There’s no doubt that 2022 was a great year for horror films, with Scream, Barbarian, Smile, and Speak No Evil scoring not only with audiences, but critics as well. Even B movies like Orphan: First Kill and Terrifier 2 were better than they had any right to be, providing the slasher genre with a deep bench of highbrow and lowbrow hits for fans to choose from.
The good news is that 2023 promises to be no different. With M3GAN ruling the box office with her murderous TikTok dance moves, the horror genre is poised to reap even more success this year with a slate full of worthy originals, reboots, sequels, and adaptations. These films have the most potential to be just as good as their 2022 brothers and sisters.
You don’t have to wait long to see this one as it’s already in theaters and will debut on Shudder February 2. The Canadian horror film has a bare-bones plot: in 1995, two adolescent children awaken from a dream in the middle of the night to discover strange things happening in their empty home. Regular objects like doors and windows keep disappearing, their father is nowhere to be found, and the boundaries between reality and nightmares begin to blur.
Directed by first-time helmer Kyle Edward Ball, Skinamarink is a lo-fi affair shot on digital cameras with a thrifty $15,000 budget. What the movie lacks in polish, it more than makes up for in generating genuinely creepy vibes, as Ball utilizes shadows and silence to generate scares. While some have complained about the nonsensical plot and barely audible dialogue, Skinamarink is one of the few horror films that accurately reflects the experience of being trapped in a waking nightmare. See it before it becomes the cult classic it will inevitably be regarded as.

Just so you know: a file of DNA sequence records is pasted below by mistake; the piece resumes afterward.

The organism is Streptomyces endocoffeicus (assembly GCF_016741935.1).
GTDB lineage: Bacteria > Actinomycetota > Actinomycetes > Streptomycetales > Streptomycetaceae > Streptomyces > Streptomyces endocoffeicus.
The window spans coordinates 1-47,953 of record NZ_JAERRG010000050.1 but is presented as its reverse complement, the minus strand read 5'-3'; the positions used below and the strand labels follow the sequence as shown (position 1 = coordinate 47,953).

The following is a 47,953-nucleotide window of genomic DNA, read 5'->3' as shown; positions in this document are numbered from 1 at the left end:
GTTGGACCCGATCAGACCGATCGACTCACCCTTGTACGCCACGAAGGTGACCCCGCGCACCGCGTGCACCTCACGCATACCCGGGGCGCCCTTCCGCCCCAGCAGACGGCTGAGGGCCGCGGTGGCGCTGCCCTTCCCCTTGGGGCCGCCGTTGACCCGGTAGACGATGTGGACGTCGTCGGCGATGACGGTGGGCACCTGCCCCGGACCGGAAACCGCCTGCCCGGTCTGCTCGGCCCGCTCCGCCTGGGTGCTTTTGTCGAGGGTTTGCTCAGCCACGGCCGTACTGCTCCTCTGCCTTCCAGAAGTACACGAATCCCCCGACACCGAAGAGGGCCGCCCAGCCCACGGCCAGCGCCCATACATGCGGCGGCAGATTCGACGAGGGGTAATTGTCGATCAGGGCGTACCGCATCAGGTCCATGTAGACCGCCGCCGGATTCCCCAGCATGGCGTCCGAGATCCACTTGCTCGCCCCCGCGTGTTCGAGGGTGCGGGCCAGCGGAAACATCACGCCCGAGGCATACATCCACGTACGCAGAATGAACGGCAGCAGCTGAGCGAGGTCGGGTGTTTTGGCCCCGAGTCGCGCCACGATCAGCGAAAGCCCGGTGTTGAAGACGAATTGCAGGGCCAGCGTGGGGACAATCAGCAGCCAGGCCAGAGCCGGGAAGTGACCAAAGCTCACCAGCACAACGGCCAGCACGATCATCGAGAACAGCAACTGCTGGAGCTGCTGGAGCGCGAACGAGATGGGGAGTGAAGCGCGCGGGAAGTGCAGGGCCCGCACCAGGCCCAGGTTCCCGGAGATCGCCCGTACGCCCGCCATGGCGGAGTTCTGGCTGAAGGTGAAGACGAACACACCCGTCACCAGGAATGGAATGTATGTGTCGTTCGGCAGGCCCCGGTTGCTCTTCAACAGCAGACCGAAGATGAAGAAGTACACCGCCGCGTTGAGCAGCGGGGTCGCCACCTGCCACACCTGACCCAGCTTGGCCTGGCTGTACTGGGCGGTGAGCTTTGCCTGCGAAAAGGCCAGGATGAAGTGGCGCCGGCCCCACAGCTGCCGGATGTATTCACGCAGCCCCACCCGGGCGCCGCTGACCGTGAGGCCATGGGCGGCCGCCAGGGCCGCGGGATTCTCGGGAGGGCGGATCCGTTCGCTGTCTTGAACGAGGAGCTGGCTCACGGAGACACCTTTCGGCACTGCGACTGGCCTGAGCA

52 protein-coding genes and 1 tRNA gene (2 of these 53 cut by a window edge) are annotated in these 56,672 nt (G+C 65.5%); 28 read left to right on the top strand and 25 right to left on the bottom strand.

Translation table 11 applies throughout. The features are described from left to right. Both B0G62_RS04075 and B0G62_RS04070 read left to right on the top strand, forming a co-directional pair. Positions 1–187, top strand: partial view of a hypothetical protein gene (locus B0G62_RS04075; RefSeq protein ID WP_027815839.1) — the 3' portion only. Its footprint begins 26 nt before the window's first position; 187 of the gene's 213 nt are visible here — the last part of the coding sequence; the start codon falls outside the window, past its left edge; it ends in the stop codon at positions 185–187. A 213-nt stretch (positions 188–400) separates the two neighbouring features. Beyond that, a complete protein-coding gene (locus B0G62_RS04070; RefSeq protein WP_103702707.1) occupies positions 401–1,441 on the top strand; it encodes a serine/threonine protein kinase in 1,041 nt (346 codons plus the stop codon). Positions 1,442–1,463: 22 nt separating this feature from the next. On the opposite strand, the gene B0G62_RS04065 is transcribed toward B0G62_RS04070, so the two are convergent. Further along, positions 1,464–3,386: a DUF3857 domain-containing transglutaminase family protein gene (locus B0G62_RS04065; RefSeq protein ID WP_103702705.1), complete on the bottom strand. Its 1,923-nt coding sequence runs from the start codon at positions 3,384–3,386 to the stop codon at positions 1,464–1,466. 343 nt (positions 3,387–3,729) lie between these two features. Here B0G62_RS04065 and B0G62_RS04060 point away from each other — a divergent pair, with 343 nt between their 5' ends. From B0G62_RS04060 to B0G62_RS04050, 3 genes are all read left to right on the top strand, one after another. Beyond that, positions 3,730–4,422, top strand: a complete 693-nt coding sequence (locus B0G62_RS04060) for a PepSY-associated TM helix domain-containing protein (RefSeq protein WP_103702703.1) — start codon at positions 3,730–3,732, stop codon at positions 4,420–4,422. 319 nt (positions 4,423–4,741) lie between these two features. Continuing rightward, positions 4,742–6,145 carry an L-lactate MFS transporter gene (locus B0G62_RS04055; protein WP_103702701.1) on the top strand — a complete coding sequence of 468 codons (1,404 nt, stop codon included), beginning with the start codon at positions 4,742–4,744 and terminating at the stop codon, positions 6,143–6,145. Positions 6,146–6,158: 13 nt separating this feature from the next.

Who’s that knocking at the door? It’s M. Night Shyamalan, who is back with another mid-budget horror movie that is bound to unnerve you. In this one, the premise is simple: a young family (two dads and a little girl) decide to vacation in a remote cabin in the woods. They are soon visited, and quickly captured by, four individuals, who claim that they need to kill one of them to prevent the apocalypse.